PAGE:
The results of this retrospective analysis showed that GA, BW, and age at initial injection were lower, but not significantly, in the high-dose group than in the conventional-dose group (p > 0.05), which we speculate was related to the increasing mean age of puerpera and the decreasing GA of preterm infants since China started to abolish the one-child policy in 2016. ROP related systemic diseases include RDS, IH, septicemia, anemia, etc were not significantly different between the high-dose group and the conventional-dose group (p > 0.05). In the high-dose group, the recurrence rate of ROP was not significantly different between the four subgroups (p > 0.05). Except in the 35-36-week subgroups, the recurrence rates of ROP in the GA subgroups of the high-dose group was significantly lower than those in the same subgroups of the conventional-dose group (p < 0.05), perhaps because the reduction in VEGF level by the high injection dose promoted the disappearance of neovessels. ROP did not recur in the 32-34-week or 35-36-week subgroup of the high-dose group. The recurrence rates of ROP in the 32-34-week and 35-36-week subgroups of the conventional-dose group were significantly lower than the rates in the 25-28-week and 29-31-week subgroups of the same group (p < 0.05). Erol et al. compared the efficacy of ranibizumab and bevacizumab in the treatment of ROP and thought the higher recurrence rate of ROP after ranibizumab injection than after bevacizumab injection was the result of the different pharmacokinetic behaviors caused by incomplete organ development in preterm infants. Tolentino  and Avery have pointed out that the half-life of ranibizumab is short (the systemic half-life of ranibizumab is approximately 2 hours in adults). Therefore, we infer that in the conventional-dose group, the higher recurrence rate of ROP in patients with a lower GA (the 25-28-week and 29-31-week subgroups) than in patients with a higher GA (the 32-34-week and 35-36-week subgroups) was likely because of the reincrease in VEGF concentration due to incomplete vascularization of the retina after ranibizumab metabolism in patients with a lower GA. Theoretically, the retinal vessels should reach the temporal ora serrata at 40 weeks of GA. There are research reports VEGF inhibitors can prolong retinal vascularization, and the peripheral retinal avascular area will remain for several years in some patients after the use of VEGF inhibitors[14、56]. However, according to our follow-up results, except for 3 patients with retinal vessels ending in zone II or III, all our patients had peripheral retinal vessels reaching the temporal ora serrata, and except that the age at retinal vascularization completed in the 32-34-week subgroup of the high-dose group was significantly later than that of the 32-34-week subgroup of the conventional-dose group (p < 0.05), there was no significant difference in age at retinal vascularization completed between any subgroup of the high-dose group and the same subgroup of the conventional-dose group (p > 0.05), indicating that high-dose VEGF inhibitors did not prolong retinal vascularization.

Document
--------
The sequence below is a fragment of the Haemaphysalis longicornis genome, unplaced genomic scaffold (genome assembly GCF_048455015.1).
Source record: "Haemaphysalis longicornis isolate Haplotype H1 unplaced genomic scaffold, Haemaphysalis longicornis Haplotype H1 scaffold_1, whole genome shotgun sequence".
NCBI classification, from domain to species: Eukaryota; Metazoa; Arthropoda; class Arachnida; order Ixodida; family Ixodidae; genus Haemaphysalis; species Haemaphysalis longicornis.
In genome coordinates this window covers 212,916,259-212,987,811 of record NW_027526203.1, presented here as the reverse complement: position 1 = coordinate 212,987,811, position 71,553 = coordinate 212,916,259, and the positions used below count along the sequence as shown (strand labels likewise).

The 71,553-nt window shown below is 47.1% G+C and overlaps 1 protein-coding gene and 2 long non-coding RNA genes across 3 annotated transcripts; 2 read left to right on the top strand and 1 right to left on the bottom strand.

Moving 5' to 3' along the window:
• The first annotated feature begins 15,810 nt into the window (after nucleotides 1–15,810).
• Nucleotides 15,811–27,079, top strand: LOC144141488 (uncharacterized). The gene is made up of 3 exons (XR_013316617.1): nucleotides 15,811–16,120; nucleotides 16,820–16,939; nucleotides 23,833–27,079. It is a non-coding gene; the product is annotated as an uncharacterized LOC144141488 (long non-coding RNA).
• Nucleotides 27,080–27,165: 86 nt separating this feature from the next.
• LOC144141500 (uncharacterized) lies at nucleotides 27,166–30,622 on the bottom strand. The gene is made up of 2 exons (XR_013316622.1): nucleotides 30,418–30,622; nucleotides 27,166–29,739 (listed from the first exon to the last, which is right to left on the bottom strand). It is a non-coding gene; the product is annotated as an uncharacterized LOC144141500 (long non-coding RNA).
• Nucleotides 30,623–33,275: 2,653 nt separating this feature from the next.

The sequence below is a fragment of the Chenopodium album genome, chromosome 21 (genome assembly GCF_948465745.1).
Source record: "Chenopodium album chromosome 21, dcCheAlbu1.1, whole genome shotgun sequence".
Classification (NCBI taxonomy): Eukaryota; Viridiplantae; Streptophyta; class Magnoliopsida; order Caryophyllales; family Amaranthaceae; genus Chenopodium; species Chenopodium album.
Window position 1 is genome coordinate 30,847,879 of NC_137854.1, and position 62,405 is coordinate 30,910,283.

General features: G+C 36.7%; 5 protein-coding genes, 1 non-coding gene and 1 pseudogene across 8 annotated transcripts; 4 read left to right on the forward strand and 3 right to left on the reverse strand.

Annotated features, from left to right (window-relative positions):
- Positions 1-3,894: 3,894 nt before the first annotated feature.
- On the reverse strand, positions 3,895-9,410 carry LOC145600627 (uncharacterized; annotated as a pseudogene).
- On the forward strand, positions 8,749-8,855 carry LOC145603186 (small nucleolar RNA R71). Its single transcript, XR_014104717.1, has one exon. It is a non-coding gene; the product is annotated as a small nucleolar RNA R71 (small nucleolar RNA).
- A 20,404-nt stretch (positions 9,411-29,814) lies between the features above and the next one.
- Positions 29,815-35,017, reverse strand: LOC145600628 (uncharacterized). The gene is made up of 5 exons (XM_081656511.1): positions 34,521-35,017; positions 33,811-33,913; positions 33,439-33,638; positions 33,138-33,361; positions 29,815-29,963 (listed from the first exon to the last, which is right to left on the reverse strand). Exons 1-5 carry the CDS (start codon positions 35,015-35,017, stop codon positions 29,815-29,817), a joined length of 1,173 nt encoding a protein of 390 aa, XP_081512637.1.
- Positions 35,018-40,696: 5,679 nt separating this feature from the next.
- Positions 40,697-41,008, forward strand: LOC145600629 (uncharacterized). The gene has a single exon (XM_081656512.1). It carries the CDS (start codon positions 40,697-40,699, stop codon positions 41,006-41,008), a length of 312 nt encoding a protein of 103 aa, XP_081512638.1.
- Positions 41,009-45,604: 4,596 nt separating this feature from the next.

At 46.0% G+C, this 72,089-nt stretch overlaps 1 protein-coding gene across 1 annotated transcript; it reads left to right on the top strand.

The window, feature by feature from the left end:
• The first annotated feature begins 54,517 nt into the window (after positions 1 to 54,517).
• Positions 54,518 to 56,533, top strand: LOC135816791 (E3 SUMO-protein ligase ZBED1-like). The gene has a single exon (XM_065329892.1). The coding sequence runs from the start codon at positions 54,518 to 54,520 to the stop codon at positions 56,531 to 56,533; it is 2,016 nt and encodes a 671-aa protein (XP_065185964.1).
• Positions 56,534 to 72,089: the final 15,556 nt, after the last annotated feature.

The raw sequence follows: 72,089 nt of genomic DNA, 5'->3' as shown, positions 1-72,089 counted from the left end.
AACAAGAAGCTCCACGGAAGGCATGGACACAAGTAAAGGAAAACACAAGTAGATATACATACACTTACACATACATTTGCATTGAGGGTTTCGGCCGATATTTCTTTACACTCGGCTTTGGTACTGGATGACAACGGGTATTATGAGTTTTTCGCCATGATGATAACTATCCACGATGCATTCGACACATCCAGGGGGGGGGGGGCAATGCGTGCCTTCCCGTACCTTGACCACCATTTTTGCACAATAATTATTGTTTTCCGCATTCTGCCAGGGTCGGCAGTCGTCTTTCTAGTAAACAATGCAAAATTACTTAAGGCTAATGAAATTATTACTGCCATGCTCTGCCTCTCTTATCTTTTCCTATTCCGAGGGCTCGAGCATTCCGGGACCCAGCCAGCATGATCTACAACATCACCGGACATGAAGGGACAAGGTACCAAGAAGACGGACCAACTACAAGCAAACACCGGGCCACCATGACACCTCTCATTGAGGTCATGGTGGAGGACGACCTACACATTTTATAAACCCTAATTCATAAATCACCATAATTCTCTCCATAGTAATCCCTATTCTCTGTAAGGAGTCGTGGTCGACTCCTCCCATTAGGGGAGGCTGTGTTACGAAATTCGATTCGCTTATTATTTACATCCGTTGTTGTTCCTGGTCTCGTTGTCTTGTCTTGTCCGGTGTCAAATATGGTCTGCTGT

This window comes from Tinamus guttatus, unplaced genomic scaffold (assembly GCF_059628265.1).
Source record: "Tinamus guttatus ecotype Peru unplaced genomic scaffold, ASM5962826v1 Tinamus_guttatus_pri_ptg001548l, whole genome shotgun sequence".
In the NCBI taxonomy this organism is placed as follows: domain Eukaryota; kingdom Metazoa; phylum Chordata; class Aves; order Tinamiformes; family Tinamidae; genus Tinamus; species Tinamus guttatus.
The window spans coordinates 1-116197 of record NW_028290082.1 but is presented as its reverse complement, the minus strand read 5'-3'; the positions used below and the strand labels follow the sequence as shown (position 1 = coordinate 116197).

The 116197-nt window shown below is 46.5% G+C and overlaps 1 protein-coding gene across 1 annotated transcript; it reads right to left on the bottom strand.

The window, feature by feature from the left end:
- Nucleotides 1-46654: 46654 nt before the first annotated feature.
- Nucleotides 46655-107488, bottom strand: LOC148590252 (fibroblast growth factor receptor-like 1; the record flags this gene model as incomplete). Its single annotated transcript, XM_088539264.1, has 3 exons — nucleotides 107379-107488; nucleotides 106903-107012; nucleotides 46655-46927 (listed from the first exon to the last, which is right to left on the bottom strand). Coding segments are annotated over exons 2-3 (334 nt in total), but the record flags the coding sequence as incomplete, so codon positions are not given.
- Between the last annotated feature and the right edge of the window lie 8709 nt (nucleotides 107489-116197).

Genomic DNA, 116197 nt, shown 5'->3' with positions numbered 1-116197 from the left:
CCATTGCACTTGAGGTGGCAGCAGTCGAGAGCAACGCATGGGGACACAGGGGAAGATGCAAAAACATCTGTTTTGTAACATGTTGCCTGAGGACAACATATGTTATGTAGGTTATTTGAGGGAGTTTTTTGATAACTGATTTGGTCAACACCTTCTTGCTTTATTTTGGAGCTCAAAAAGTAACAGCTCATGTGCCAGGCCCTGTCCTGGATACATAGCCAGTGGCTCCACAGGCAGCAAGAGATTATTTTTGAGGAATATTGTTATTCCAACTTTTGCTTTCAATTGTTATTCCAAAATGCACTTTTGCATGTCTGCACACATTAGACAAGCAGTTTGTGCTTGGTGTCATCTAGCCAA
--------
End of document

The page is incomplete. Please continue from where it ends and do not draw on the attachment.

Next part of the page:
VEGF plays an important role in the development of many organs. VEGF is expressed in the lungs, kidneys, and brains of neonates . Most notably, VEGF is involved in alveolar development and lung maturation. According to the analysis of the systemic conditions of children with ROP in this study, no patients died and no new-onset systemic complications or exacerbations of existing systemic diseases like lung dysplasia occurred. Although some scholars have shown that intravitreal injection of VEGF inhibitors may reduce the serum VEGF in patients with ROP, the BEAT-ROP trial found that VEGF inhibitors do not increase the mortality of children. Seyhan et al. did not observe any local or systemic side effects in children treated with bevacizumab, which is consistent with the results of our study.